The Aviator by Eugene Vodolazkin and Lisa Hayden (Translator)
|The Aviator by Eugene Vodolazkin and Lisa Hayden (Translator)|
|Category: Literary Fiction|
|Reviewer: Louise Jones|
|Summary: An intriguing plotline draws readers into this translation from the original Russian about a man displaced in time.|
|Buy? yes||Borrow? yes|
|Pages: 400||Date: May 2018|
|Publisher: Oneworld Publications|
Innokenty Petrovich Platonov wakes up in a hospital bed with no recollection of who he is or how he got there. He is tended by a single doctor, Doctor Geiger, who gives him a pencil and notebook and encourages him to write down his observations and memories. The notebook is thick, like a novel. How can Innokenty fill it if he cannot remember anything? But slowly the memories start to return, memories of childhood holidays at the beach, of life in the dacha, of the airfield and the aviators...and the island...it seems like some memories may be better left buried. He remembers that he is the same age as the century, born in 1900. But if that is the case, how is he still a young man when the pills by his bedside are dated 1999?
So begins The Aviator, which immediately draws the reader in with the mystery of who Innokenty is and how he managed to seemingly travel in time. His diary fluctuates between his current observations and old memories of pre-revolutionary Russia, concentrating more heavily on the latter. As the story progresses and we unravel the mystery of how Innokenty came to be in the modern world, the story focuses on his difficulties fitting in and becoming accustomed to what is essentially an alien environment for him.
The book raises some thought-provoking topics. Is there anyone still alive from his time period? Friends? Family? Or is Innokenty completely alone? How will he adjust to the technology of our modern world? To computers, or even something as simple as the humble ball-point pen? It is interesting how these themes are addressed, as it is revealed that the things Innokenty misses most are the small things; sights, smells and sounds that he will never hear again. The sense of loss is palpable; the slow realisation of his situation and subsequent wave of grief hit him like a sledgehammer.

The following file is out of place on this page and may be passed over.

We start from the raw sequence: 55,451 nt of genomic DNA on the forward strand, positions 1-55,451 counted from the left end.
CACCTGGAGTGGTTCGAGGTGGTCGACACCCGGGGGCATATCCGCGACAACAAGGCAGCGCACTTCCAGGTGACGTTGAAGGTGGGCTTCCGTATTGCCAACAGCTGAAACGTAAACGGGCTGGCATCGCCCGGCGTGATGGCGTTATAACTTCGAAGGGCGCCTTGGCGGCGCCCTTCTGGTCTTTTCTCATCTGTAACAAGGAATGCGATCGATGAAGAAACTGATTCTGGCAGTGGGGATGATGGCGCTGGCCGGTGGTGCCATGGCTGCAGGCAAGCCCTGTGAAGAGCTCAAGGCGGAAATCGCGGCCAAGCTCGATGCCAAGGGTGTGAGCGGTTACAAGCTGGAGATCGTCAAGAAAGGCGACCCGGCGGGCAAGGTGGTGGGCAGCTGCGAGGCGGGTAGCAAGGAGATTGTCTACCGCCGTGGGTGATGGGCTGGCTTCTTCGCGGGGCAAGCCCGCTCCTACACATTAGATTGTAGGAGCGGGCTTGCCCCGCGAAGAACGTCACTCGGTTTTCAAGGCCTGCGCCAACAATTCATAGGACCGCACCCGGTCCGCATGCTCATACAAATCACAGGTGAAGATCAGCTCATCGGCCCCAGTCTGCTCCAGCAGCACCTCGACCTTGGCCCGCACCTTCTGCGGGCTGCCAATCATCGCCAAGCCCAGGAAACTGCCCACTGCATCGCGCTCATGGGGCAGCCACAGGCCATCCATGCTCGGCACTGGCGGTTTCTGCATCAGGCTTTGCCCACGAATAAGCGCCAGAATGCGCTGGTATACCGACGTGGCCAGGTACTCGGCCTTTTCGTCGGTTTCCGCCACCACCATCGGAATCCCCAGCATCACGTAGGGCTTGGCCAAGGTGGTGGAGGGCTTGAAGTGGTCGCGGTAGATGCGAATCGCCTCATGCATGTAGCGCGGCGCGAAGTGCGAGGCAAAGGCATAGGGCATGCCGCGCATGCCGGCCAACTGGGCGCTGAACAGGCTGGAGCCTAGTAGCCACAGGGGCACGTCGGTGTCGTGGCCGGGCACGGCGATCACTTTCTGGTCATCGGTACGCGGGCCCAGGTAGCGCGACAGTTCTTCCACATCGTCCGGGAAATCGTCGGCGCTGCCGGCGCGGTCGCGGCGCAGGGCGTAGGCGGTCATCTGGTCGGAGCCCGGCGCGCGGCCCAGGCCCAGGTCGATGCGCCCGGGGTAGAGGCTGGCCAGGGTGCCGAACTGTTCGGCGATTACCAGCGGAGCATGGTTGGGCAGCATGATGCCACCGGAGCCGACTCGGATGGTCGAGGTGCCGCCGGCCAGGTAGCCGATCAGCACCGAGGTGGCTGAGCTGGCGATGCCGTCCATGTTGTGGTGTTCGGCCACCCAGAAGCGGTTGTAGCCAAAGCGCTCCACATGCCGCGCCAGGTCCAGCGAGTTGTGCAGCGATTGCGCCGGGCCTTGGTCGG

The book is firmly in the Literary Fiction category, so don't expect an easy or straightforward read. A lot of the narrative is verbose and almost poetic in nature. As the story continues, Innokenty becomes fixated on the minutiae of life, which means that the path between the beginning and end of the story can be a long and winding one, with plenty of diversions along the way. As a reader, I did feel that my perseverance was rewarded, although some chapters did seem excessively wordy. It didn't help that the author uses the protagonist's three given names interchangeably throughout the text, which can easily cause confusion.
The book leaves the reader with a lot to think about after the final page. The ending is left purposely ambiguous so the we are left to fill in the gaps of how the story turns out. It's impossible to not imagine how WE would feel and react, propelled almost a century into our own future. Many thanks to the publishers for a unique and immersive read. Also thanks to the translators for bringing the story to life for a wider audience.
For a further insight into some of the historical events covered in the story, we recommend The World on Fire: 1919 and the Battle with Bolshevism by Anthony Read
You can read more book reviews or buy The Aviator by Eugene Vodolazkin and Lisa Hayden (Translator) at Amazon.co.uk
You can read more book reviews or buy The Aviator by Eugene Vodolazkin and Lisa Hayden (Translator) at Amazon.com.
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